You do not need to let the bailiffs into your home, despite what they might tell you. It is only in extreme cases they they can actually enter your home, such as if you have criminal charges you have not paid, or you have tax debts. They should also have paperwork to back this up, and if they don’t have this, you should not let them in. In extreme cases, they may go to the trouble of getting a locksmith in to entry your property, but they do not have permission to break the door.

If Rundles Bailiffs turn up at your home, you should always ensure you ask them for identification. This will prove that they are authorised to enter your premises. These are some types of identification:

  • ID card or badge which shows who they are – i.e. their name and any other relevant details.
  • The name of the company they are representing (in this case, Rundles)
  • Breakdown of what you owe, and the total costs
  • Warrant or any other proof that they have permission to enter your premises.

If you are worried about answering the door to get this information, you can just ask them to pass it through the letterbox or under the door. You should inspect them closely, including ensuring they are not out of date, and that all the information is accurate.

If there is no proof that they can enter your home, you have the right to demand that they leave, and you should agree to contact the Rundles Bailiffs head office to make payment or to get a plan in place. If the debt isn’t in your name, you should ask them to leave, and you can contact the head office.

If you do owe the debt, you can be assured that Rundles Bailiffs will continue to try and contact you to get payments from you. It is not worth ignoring the debt.

How to Cope if Rundles Take Your Belongings?

If you have allowed Rundles Bailiffs to enter your home and they have taken some of your belongings to cover the debt you owe, don’t worry, as all is not lost, you can still get it back.

You can recover your goods by paying the debt quickly, but you need to make sure you do this before they get sold off. If you can’t afford to do this, you may be able to set up a repayment plan to pay it off, or buy the items back.

It is important to be aware of the legal procedure which Rundles Bailiffs must follow, and if you find that they have failed to do this, you may be able to get the belongings back. You may want to contact Citizens Advice to for some free advice on how to deal with this.

How to Deal with Contact by Rundles

If you are contacted by Rundles Bailiffs and you are not sure what to do, these are some things to bear in mind:

Speak to them

It may seem tempting to just ignore the contact from Rundles Bailiffs in the hope that they will just disappear. This is not the case, they won’t just disappear, so there is no point in ignoring them. As they are enforcement agents, they may charge you an extra fee as they need to deal with the debt. These fees include:

  • Compliance – £75. This is the cost of sending an enforcement notice asking for payment.
  • Enforcement – £235 (or 7.5% over £1500). A charge for having to visit your property.
  • Sale of goods – £110 (or 7.5% over £1500). The cost of selling the possessions they take from your property.

You should always respond to any contact from Rundles Bailiffs, even if the debt doesn’t belong to you. If you speak to them, they’ll be less likely to take action and visit your home. Speak to them and find out what the debt is, and make sure it is yours.

Is it your debt?

The first step if you are sent a letter which states that you owe the money, is to make sure it is correct. If you don’t recognise it, it could belong to someone who lived at your address prior to you moving in, or there could be an error with the name. Alternatively, you may have already cleared the debt.

If six years have passed since contact with the original creditor, you might not be liable to pay the debt. If you were put under pressure to take out the credit, and sign the agreement without adequate checks taking place on your affordability, you might not have to pay this.

Pay your debt

If you receive confirmation that the debt belongs to you, and there is evidence of this, you should pay the debt back. If you pay the debt off, Rundles Bailiffs will stop contacting you and if you can’t pay it, you should set up a repayment plan. This will not only get them off your back, and save you a lot of stress, it will also save you from getting a visit from them. Always ensure you get receipts for any payments you make to the company.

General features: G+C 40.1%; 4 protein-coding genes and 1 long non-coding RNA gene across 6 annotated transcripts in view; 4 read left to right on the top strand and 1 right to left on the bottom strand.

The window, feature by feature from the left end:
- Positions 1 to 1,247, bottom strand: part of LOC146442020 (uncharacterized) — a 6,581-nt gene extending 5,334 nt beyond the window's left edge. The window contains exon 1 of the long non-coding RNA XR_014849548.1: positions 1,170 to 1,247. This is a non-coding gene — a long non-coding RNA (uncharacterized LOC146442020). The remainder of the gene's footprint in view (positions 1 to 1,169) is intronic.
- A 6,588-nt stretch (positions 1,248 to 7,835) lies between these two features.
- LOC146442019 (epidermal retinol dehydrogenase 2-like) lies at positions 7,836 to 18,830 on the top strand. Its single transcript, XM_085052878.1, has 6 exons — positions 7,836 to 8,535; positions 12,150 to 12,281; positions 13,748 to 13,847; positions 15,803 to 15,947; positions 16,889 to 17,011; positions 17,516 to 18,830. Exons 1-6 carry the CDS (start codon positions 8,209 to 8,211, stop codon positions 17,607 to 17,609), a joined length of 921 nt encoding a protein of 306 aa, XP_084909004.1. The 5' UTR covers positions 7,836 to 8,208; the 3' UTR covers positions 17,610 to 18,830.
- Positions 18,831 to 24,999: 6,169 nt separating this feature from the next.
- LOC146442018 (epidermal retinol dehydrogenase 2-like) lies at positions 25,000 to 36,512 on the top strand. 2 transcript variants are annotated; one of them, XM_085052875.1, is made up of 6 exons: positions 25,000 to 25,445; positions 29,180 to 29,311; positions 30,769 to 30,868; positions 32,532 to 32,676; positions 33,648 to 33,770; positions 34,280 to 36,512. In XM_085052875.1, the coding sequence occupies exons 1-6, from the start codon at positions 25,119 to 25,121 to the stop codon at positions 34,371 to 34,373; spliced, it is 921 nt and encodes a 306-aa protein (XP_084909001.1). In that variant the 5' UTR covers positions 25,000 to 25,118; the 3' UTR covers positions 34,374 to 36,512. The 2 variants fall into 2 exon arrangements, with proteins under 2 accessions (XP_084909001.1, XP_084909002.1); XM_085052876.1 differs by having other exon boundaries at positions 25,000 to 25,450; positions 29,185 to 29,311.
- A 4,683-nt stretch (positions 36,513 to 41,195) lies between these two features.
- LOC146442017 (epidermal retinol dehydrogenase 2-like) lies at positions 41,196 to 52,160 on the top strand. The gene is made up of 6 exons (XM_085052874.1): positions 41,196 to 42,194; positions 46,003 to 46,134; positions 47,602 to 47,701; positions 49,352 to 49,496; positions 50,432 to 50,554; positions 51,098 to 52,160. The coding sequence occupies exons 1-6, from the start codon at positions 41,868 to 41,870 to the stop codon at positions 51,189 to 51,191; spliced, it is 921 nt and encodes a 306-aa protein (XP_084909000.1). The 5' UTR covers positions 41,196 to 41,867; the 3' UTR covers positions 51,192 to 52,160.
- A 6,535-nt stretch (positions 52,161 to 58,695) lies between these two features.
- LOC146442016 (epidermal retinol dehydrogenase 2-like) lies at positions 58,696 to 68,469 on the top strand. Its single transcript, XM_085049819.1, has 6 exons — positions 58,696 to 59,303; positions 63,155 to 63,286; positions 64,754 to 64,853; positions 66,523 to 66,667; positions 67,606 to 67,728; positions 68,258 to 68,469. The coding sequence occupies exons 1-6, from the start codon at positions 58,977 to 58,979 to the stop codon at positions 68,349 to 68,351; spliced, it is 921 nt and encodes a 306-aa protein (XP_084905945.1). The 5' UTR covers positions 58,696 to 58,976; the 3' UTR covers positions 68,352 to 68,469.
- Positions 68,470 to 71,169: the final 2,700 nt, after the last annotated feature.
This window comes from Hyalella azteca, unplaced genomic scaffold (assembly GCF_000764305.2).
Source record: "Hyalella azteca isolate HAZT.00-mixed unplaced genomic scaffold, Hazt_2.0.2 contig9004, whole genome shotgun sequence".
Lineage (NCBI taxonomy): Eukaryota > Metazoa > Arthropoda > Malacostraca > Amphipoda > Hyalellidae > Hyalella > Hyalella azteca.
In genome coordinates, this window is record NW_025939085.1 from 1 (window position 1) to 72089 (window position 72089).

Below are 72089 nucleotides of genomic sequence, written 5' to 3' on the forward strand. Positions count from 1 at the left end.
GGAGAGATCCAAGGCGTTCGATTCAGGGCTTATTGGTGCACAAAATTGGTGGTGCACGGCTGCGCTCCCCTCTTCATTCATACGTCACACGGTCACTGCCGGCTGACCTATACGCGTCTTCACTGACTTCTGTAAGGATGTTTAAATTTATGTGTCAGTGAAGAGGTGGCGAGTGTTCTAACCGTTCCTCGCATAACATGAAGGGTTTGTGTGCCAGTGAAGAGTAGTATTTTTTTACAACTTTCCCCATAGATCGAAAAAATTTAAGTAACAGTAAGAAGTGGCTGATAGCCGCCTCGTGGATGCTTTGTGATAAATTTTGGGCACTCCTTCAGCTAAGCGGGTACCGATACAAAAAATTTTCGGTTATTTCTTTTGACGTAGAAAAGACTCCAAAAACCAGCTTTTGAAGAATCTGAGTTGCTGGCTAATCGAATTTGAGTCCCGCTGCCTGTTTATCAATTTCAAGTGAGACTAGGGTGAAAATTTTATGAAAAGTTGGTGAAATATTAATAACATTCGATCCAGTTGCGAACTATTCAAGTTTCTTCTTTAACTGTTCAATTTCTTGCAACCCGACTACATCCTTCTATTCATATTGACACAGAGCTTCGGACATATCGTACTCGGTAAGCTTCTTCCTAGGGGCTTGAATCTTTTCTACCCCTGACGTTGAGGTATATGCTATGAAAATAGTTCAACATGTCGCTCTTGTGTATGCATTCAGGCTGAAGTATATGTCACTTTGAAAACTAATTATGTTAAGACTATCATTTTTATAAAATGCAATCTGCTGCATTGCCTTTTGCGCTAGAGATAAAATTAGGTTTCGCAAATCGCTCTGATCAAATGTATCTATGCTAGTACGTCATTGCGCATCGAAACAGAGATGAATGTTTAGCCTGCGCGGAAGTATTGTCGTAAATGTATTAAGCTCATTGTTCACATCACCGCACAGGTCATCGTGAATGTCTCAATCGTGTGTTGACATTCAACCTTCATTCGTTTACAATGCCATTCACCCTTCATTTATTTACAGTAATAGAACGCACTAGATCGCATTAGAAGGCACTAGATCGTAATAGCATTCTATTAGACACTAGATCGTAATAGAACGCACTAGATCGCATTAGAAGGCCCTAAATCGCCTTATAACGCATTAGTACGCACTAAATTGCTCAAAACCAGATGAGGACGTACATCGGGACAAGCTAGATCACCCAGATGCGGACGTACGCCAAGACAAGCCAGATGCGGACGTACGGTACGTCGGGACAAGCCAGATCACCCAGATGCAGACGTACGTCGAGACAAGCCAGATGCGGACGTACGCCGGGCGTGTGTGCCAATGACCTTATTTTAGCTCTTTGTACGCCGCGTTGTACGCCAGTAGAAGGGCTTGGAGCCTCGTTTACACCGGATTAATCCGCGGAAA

Whatever you do, it is always best to speak to Rundles Bailiffs and be honest about your financial situation. If you set up a repayment plan, and for any reason, you are unable to make a payment, you should give them plenty of notice to let them know.

Do You Need Help in Dealing With Rundles Bailiffs?

If you need help with dealing with Rundles Bailiffs, there are various ways to do it. You should try to contact them as soon as possible to discuss the debt, and if the debt is yours, you should either pay it in full or set up a repayment plan. You can get some help in dealing with this situation though.

Individual Voluntary Arrangement (IVA)

You may be able to write off your debts by entering into an IVA. An IVA in Northern Ireland, Wales and England will allow you to combine debts into one. The IVA process allows you to make just one monthly payment to combine your debts, and a chunk will be written off.

Debt management

There are also other debt management options available, which will depend on your situation. These may include debt management plans, consolidating your loans, and in more extreme cases, bankruptcy. You should explore the options available to you, and if possible, discuss with a professional to get the best option based on your circumstances.

Citizens Advice

The Citizens Advice are a great organisation for supporting you with any queries you might have about Rundles Bailiffs, especially if they are sending you correspondence you are not happy about. They may be able to help you deal with visits from bailiffs, and check notices.

Formal complaints

If in doubt, you might want to check out the Trustpilot reviews of Rundles, as you will see that the reviews are less than favourable. You will find words such as ‘bullies,’ ‘threatening,’ and ‘mistreated.’ If you have been on the wrong end of Rundles, you have the right to make formal complaint. If Rundles don’t respond in the way you would like, you can contact the Financial Ombudsman Service who will deal with the situation for you.

Know your legal rights

Rundles Bailiffs and the Final Word

Dealing with debt enforcement agents such as Rundles is never a pleasant thing to do. If you understand your legal rights, though, and their boundaries, you will have a better idea of what to expect. It is best that you don’t ignore letters or calls from Rundles Bailiffs or similar companies, even if the debt is not yours. If Rundles visit your home, you should not let the bailiff in unless they have proof such as a court-certified warrant or writ. You can contact the original credit company director to sort out payment of the debt.

References

Schedule 12, Tribunals, Courts and Enforcements Act, 2007

Part 1, Regulation 10, Certification of enforcement agents, 2014.

Gov.uk, CPR – Rules and Directions, 2018.